USDA announced in August it would undertake the relocations for three main reasons:
• 1. To improve USDA’s ability to attract and retain highly qualified staff with training and interests in agriculture, many of whom come from land-grant universities. USDA has experienced significant turnover in these positions, and it has been difficult to recruit employees to the Washington, D.C., area, particularly given the high cost of living and long commutes.
• 2. To place these important USDA resources closer to many of our stakeholders, most of whom live and work far from the Washington, D.C., area.
• 3. To benefit the American taxpayers. There will be significant savings on employment costs and rent, which will allow more employees to be retained in the long run, even in the face of tightening budgets.
As part of the rigorous site selection process, USDA narrowed the 136 Expressions of Interest received using a set of established criteria defined by USDA, NIFA, and ERS leadership. The criteria included:
• Quality of Life: Subcategory examples include Diversity Index, Residential Housing Costs, Access to Healthcare, and Home and Community Safety Ranking.
• Costs (Capital and Operating): Subcategory examples include Commercial Real Estate Costs, CPI Index, and Wage Costs.
• Workforce: Subcategory examples include Labor Force Growth Rate, Unemployment Rate, and the Labor Force Population.
• Logistics / IT Infrastructure: Subcategory examples include Lodging Availability, Proximity to Customers, and Airport Accessibility.
The top Expressions of Interest were reviewed in detail, and USDA selected a short list of locations offering existing buildings with sufficient space to meet ERS and NIFA requirements.While 90% of USDA employees are located outside of the D.C. area, ERS and NIFA are the only USDA agencies that don’t have representation outside of the national Capital Region (NCR). Upon the relocation announcement, USDA proposed that sufficient staff levels would remain in the NCR to complete mission critical activities that require physical presence in or near Washington, D.C., at the recommendation of customers and stakeholders. In both the cases of ERS and NIFA, leadership reviewed the critical functions and staffing needs within and outside the NCR. Senior ERS and NIFA staff, with input from partner agencies and stakeholders, recommended to Secretary Perdue the critical functions to be retained within the NCR.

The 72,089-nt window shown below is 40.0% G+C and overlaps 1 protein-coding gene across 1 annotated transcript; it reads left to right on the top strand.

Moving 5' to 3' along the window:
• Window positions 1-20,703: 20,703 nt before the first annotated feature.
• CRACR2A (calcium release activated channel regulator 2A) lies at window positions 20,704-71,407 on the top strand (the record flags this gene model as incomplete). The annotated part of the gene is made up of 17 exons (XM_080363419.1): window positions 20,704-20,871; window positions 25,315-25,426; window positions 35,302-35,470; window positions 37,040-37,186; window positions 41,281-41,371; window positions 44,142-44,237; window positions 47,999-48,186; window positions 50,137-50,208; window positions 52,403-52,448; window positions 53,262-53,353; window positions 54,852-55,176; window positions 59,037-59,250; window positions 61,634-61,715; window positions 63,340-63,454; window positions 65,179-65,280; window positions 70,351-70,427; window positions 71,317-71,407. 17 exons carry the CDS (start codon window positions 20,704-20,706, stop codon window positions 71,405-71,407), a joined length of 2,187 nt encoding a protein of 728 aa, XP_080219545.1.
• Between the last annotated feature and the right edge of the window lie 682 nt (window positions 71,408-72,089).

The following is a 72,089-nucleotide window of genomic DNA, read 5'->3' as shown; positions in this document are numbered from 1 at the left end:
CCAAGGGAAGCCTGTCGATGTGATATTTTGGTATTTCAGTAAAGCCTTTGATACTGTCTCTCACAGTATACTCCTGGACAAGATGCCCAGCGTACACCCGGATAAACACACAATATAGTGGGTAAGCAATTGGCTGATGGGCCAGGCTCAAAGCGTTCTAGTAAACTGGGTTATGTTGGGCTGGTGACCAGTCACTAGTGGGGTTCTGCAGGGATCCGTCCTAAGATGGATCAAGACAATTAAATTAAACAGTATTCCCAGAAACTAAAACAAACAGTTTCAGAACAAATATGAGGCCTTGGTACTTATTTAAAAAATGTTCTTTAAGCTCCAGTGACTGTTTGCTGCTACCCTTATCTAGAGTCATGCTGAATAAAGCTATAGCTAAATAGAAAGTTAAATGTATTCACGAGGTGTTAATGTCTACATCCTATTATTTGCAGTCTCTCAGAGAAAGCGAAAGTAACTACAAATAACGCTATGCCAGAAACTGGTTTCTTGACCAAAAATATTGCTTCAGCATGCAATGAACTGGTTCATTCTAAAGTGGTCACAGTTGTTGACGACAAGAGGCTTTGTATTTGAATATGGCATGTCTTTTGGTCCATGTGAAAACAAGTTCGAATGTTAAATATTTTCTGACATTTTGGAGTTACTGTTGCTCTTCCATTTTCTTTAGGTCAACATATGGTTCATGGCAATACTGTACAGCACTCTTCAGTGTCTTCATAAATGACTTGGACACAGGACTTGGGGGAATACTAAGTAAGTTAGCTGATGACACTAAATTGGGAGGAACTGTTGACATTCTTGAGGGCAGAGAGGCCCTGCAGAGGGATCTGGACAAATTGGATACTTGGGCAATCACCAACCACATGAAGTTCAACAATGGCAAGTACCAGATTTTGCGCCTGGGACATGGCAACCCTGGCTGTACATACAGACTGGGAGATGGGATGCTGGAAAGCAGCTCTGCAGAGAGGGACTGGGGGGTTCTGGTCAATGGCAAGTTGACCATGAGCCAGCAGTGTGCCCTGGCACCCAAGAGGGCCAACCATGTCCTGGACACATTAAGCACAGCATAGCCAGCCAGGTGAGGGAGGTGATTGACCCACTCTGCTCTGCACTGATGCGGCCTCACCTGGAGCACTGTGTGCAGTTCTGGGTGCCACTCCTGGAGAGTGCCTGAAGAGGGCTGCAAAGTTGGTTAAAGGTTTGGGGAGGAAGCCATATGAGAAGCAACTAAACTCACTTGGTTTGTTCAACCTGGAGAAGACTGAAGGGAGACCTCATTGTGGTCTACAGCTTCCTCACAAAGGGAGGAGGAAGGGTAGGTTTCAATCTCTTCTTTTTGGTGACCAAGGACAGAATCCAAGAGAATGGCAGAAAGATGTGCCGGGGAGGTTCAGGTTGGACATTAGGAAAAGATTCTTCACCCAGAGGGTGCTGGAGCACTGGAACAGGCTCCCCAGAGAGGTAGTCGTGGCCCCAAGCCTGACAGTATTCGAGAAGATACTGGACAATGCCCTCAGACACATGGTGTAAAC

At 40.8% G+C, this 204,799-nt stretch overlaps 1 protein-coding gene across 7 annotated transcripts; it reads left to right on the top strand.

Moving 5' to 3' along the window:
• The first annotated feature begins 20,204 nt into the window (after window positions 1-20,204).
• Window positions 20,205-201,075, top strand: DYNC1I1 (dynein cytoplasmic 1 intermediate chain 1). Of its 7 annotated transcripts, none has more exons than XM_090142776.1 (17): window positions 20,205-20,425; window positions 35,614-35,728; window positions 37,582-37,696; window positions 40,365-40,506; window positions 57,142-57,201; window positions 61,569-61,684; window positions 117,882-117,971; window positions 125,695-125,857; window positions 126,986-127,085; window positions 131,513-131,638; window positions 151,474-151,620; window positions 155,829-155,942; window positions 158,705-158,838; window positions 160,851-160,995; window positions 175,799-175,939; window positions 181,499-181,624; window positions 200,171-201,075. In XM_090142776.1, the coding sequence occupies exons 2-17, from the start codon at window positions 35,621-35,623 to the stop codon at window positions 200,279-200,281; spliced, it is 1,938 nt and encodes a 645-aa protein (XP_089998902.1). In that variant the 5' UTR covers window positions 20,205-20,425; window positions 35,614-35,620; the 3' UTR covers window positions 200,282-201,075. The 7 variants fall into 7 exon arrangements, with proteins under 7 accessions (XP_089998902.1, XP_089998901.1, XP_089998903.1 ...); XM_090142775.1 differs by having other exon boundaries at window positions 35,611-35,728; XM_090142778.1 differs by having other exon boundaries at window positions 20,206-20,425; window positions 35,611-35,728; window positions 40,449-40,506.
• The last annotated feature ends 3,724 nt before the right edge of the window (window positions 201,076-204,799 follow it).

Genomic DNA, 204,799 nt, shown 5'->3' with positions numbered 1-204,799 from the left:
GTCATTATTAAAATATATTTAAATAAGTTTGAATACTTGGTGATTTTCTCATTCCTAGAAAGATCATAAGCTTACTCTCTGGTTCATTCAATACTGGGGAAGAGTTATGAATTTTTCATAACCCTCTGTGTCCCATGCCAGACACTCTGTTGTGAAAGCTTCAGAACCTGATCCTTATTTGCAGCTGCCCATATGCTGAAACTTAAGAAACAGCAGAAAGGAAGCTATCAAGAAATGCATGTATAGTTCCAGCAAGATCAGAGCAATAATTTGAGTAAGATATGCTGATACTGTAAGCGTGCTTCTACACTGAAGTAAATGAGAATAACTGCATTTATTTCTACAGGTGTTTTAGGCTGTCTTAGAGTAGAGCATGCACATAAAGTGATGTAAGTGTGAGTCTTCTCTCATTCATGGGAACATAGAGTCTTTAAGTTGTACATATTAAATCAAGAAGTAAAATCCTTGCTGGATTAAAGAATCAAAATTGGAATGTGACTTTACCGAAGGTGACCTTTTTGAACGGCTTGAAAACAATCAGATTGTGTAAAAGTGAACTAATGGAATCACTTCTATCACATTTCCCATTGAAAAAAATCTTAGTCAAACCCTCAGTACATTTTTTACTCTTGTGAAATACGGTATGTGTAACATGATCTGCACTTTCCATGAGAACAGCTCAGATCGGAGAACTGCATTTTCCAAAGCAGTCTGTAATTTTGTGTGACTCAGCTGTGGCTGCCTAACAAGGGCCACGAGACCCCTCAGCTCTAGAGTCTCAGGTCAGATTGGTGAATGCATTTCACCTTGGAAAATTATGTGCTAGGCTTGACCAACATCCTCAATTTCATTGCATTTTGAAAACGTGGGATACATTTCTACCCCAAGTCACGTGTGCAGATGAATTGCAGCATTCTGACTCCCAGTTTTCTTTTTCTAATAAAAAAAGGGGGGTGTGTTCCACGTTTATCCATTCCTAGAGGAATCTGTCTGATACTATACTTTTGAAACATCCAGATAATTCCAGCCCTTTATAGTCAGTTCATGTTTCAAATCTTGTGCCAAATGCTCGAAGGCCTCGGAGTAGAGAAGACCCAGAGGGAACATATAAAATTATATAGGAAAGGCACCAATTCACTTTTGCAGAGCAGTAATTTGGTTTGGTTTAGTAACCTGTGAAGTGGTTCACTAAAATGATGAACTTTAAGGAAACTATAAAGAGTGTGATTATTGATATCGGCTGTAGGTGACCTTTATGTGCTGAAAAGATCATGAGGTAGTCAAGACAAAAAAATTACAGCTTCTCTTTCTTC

Out of NIFA’s 315 positions, 294 will relocate while 21 will stay in the NCR. Of the 329 ERS positions, 253 will relocate while 76 will stay in the Washington, D.C., area.
As a result of this move, no ERS or NIFA employees will be involuntarily separated. Every employee who wants to continue working will have an opportunity to do so, although that will mean moving to a new location for most. Employees will be offered relocation assistance and will receive the same base pay as before, and the locality pay for the new location.
USDA will be working with the General Services Administration to secure a permanent lease space through a competitive process in the Kansas City region. USDA will continue to keep ERS and NIFA employees apprised as updates occur. ❖